RRI’s Forest Tenure data tracks forest area under four tenure categories based on the rightsholder and strength of their rights under national law, employing a bundle of rights approach that links RRI’s qualitative and quantitative data. Evidence from 58 countries covering nearly 92 percent of the world’s forests shows communities’ legal rights to own and manage forests have increased since 2002, with most of these gains occurring within 33 low- and middle-income countries in Africa, Asia, and Latin America. Yet, significant challenges in implementation remain and communities continue to contest lands controlled by governments and other actors. Learn more below, and read about the methodology here.
For more than a decade, RRI has been connecting and organizing local and global actors around a common agenda guided by Indigenous and community partners.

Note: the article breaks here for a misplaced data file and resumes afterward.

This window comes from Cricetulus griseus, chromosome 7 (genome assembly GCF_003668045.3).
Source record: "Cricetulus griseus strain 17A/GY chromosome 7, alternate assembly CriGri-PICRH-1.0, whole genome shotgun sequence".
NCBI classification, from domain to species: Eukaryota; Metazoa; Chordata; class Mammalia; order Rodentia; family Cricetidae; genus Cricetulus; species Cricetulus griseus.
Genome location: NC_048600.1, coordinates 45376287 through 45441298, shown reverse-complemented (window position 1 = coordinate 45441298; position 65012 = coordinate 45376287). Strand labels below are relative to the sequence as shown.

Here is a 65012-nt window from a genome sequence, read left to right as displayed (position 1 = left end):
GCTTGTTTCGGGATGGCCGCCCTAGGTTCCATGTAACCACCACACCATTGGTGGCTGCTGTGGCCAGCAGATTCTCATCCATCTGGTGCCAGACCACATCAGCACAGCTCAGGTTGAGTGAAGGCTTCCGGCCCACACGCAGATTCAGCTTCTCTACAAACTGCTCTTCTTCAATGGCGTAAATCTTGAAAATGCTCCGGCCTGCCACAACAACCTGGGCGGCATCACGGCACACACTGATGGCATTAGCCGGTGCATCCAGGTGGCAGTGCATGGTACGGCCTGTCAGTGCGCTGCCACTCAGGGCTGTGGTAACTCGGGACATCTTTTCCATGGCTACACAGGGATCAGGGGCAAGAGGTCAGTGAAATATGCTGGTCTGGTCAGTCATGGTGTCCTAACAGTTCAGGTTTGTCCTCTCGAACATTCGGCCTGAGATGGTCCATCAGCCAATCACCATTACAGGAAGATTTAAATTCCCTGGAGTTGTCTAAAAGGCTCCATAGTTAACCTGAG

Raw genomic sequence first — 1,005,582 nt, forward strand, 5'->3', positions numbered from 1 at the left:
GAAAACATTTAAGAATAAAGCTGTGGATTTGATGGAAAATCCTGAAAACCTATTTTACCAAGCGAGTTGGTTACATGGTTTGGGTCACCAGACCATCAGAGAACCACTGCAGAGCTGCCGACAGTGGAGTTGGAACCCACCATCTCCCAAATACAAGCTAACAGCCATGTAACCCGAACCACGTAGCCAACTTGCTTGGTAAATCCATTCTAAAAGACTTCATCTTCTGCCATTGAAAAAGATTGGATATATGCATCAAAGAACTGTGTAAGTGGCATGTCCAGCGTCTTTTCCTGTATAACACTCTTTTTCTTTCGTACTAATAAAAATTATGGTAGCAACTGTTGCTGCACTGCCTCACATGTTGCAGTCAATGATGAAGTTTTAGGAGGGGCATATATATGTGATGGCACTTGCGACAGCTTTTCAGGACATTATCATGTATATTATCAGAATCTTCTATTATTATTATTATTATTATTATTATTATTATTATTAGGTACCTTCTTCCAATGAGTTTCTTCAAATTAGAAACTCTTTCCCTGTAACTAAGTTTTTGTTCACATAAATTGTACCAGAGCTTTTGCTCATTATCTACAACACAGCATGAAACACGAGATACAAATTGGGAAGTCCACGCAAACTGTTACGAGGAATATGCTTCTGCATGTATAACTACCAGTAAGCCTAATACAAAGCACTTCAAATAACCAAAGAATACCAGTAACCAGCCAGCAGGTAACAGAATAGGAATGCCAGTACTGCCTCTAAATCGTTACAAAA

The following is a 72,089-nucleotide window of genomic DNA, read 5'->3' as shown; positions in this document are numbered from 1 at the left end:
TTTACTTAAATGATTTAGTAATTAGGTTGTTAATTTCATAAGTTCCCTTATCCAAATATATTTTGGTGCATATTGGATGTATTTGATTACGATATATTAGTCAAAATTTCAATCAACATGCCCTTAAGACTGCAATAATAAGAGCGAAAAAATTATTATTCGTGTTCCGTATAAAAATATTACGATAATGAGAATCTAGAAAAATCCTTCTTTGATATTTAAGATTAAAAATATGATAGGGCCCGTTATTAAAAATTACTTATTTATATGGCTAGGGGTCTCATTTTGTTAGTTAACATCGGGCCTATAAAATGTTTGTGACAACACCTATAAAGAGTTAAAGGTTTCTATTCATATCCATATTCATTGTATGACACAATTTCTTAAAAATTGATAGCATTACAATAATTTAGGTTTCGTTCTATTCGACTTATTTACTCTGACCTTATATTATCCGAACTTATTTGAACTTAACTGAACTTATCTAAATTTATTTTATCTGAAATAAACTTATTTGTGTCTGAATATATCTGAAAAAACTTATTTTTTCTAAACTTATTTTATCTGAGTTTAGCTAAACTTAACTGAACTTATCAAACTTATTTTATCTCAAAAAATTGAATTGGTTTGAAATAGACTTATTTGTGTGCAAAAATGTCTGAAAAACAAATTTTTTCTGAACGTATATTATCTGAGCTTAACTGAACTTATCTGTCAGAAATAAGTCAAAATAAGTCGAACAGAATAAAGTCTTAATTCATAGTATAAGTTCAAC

Explore country-level data on the distribution of Forest Tenure over time. Click on the country name to learn more about the legal frameworks recognizing community-based tenure, including the specific rights of Indigenous, Afro-descendant, and community women.
Designated for Indigenous Peoples, Afro-descendant Peoples, and Local Communities20022017
Owned by Indigenous Peoples, Afro-descendant Peoples, and Local Communities20022017
Privately Owned by Individuals and Firms20022017